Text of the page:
Start Small!

Wondering why you just can’t attract those grant dollars for your tech initiatives? Try thinking ‘mini’ before ‘maxi.’

IT Funding I’VE BEEN WRITING grant applications for years, and though some weren’t worth a plug nickel, more than 90 percent of my applications have indeed been successful. Here’s why: Over the years, I have discovered that learning how to write mini-grants helped me transition to writing successful major grants. (Note: If you don’t get funded the first or second time you apply for a grant, do not get discouraged! There are usually many more applicants than there are funds for grants, so just keep at it—with some smart grant-writing skills, the monies will start to flow in.)

Going for the Mini

I think of a mini-grant as any grant under $5,000, but you can use your own definition. The important thing to understand is that many, many corporations and foundations have mini-grant programs. Accessing the websites of corporations and foundations in your city, county, and state, before researching grants opportunities elsewhere, will alert you to the funding opportunities that are out there for the asking. Now all you have to do is write the grant flawlessly.

The budget that you present to the funding agency delineates the costs involved in carrying out your project; prepare it carefully, because it has an impact upon your credibility with the funding agency.

Regardless of the size of the grant opportunity, there are six basic components to any grant application— including the mini grant. Hit them all effectively, and you’ll be on your way to racking up those minis, and becoming a grant-writing pro.

The 6 Components of a Successful Mini-Grant Application

There may be differing opinions about what you should include (and what you can skip) in a mini-grant application, but as far as I’m concerned, no application should be without the following well-fleshed-out components:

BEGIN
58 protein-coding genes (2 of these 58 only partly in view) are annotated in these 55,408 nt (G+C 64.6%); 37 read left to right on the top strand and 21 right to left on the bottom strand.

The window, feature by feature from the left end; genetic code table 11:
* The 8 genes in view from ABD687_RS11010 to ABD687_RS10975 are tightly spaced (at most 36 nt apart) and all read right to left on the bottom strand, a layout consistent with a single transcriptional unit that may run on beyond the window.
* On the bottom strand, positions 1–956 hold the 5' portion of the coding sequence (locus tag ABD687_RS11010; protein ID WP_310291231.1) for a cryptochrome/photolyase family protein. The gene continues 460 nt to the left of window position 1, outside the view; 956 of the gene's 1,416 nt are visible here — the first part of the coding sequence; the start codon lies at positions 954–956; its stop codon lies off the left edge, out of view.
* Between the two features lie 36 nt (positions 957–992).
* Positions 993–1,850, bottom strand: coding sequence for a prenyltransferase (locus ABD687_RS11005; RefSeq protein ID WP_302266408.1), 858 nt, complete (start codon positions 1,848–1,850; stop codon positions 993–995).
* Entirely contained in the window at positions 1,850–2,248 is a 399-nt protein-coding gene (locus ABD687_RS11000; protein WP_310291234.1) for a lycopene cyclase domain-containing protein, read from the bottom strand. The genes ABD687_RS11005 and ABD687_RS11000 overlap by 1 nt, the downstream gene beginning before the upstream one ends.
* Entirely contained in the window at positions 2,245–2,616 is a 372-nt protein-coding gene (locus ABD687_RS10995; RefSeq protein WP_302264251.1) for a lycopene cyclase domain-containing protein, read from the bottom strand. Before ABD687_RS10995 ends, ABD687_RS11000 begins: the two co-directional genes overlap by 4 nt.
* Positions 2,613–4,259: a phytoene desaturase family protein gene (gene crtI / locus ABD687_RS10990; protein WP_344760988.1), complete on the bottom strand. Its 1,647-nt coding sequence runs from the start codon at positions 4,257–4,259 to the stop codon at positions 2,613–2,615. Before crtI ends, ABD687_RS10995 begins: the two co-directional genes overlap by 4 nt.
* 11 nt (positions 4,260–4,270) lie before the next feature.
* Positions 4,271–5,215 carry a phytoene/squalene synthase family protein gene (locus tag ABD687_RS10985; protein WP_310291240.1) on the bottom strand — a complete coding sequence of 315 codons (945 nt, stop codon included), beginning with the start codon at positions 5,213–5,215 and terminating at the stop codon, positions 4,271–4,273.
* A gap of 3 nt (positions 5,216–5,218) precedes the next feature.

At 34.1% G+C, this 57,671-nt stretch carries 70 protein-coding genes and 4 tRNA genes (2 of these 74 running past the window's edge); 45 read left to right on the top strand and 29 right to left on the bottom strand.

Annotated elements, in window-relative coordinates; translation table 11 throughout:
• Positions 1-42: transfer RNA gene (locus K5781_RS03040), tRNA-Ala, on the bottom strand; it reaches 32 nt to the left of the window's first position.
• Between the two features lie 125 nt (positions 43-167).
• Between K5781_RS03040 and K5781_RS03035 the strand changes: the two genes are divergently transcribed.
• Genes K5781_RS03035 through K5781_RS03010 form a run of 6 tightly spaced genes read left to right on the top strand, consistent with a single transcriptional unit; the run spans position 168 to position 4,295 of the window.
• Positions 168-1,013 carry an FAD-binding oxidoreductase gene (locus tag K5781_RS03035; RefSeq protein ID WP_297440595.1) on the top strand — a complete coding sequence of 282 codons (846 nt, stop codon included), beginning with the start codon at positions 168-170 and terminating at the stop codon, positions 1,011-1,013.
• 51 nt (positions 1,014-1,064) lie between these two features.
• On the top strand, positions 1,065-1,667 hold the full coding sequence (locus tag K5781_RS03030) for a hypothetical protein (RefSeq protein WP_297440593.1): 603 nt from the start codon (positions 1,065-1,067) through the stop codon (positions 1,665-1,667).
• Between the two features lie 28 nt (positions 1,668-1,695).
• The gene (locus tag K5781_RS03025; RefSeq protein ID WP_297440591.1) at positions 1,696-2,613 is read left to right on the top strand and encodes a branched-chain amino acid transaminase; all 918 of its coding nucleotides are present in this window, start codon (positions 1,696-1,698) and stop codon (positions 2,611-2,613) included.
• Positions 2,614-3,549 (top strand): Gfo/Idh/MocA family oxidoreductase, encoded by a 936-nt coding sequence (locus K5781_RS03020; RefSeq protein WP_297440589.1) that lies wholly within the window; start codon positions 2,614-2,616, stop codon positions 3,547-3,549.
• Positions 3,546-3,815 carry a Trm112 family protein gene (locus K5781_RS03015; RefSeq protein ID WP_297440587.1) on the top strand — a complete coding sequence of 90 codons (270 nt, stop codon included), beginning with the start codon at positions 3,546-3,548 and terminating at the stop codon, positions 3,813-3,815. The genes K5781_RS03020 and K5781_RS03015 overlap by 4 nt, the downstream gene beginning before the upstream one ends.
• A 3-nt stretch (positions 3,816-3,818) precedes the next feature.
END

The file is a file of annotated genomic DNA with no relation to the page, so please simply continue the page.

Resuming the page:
The needs assessment analyzes the extent of the problem and the conditions you wish to change. The statement of the problem or need is a representation of the reason for your proposal.

Your goals should be general in nature, broad-based, and overarching. They summarize what you want to accomplish in your grant application. I recommended that you state just one or two goals in your application; too many and you diffuse attention from your primary goals and possibly send up red flags about an overly ambitious project.

Objectives. When writing the objectives for your project, I suggest you divide them into “program objectives” and “process objectives.” Program objectives specify the “outcomes” of your project; the end product. Program objectives should be measurable and time-specific, and become the criteria by which your program will be evaluated. Process objectives are also measurable and are written to ensure that the program objectives are carried out.

  • Example of program objective: At the conclusion of the project period, at least 80 percent of the target students will learn how to access the internet, research globally, and write a term paper (including graphs and charts) using Microsoft Word, as measured by a teacher observation checklist.
  • Example of process objective: At the conclusion of the project period, at least 80 percent of the target students will have spent at least five hours per week learning how to do research in the technology lab, as measured by records kept by the technology lab assistant.